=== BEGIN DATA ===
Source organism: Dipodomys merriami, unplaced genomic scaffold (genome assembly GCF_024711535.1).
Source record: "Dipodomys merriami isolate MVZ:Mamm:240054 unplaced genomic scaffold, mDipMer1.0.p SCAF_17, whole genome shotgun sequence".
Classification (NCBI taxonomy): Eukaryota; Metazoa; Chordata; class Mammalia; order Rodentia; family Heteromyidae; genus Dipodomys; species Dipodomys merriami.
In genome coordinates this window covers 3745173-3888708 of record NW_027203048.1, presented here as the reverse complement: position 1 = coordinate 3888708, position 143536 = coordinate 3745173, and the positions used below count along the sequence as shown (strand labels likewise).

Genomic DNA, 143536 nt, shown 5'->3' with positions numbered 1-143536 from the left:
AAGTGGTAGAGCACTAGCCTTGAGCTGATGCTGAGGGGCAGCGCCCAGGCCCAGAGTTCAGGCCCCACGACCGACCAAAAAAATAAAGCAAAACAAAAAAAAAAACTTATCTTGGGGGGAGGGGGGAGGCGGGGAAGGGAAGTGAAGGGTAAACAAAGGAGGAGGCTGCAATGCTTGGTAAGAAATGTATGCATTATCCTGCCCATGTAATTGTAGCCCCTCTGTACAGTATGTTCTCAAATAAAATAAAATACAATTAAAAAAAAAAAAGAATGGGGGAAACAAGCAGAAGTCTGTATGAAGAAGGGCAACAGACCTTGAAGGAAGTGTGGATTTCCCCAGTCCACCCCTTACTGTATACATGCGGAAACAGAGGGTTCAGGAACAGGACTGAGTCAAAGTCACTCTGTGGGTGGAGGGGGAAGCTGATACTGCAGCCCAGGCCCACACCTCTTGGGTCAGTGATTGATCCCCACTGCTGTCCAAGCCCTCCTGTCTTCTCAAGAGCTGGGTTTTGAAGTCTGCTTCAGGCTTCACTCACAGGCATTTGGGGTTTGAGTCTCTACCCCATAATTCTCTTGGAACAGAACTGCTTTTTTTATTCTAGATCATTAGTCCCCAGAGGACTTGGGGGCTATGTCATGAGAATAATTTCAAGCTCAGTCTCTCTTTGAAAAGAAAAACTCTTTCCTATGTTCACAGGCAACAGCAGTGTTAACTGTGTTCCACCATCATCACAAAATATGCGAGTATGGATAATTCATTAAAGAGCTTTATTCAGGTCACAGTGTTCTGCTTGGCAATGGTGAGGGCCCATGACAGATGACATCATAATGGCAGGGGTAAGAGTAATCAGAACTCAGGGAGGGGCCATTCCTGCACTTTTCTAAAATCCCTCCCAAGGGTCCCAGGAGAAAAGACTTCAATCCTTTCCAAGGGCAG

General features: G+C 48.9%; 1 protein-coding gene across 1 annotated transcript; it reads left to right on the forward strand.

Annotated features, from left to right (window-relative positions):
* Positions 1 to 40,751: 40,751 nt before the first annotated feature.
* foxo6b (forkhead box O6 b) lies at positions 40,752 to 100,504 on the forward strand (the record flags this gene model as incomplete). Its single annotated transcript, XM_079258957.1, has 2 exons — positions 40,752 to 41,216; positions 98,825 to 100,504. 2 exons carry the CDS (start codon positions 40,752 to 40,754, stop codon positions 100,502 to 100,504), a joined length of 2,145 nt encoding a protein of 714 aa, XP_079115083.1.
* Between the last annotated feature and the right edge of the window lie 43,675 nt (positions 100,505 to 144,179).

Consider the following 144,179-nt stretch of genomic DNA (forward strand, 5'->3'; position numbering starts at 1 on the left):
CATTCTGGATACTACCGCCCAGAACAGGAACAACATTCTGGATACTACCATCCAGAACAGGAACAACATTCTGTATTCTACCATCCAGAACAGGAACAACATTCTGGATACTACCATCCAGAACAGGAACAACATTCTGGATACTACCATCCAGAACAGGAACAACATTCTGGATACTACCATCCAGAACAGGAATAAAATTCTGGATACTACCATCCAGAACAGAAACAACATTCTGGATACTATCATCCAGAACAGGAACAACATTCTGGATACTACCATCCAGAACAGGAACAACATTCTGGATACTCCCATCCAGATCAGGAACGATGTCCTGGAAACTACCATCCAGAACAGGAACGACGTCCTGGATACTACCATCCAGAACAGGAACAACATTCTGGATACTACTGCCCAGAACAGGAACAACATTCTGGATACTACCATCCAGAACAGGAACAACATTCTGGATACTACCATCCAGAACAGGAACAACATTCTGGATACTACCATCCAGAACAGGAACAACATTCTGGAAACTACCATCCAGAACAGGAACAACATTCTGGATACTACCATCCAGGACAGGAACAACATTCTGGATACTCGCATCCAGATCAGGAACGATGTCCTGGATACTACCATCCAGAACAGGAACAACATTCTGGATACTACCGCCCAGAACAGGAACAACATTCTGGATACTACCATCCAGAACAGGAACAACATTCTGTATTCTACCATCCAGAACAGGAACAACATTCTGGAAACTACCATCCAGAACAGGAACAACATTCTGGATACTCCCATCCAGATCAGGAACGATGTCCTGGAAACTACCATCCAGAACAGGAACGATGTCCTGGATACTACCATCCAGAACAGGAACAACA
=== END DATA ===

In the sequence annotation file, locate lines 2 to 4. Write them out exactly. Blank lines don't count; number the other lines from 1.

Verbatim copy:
Source record: "Dipodomys merriami isolate MVZ:Mamm:240054 unplaced genomic scaffold, mDipMer1.0.p SCAF_17, whole genome shotgun sequence".
Classification (NCBI taxonomy): Eukaryota; Metazoa; Chordata; class Mammalia; order Rodentia; family Heteromyidae; genus Dipodomys; species Dipodomys merriami.
In genome coordinates this window covers 3745173-3888708 of record NW_027203048.1, presented here as the reverse complement: position 1 = coordinate 3888708, position 143536 = coordinate 3745173, and the positions used below count along the sequence as shown (strand labels likewise).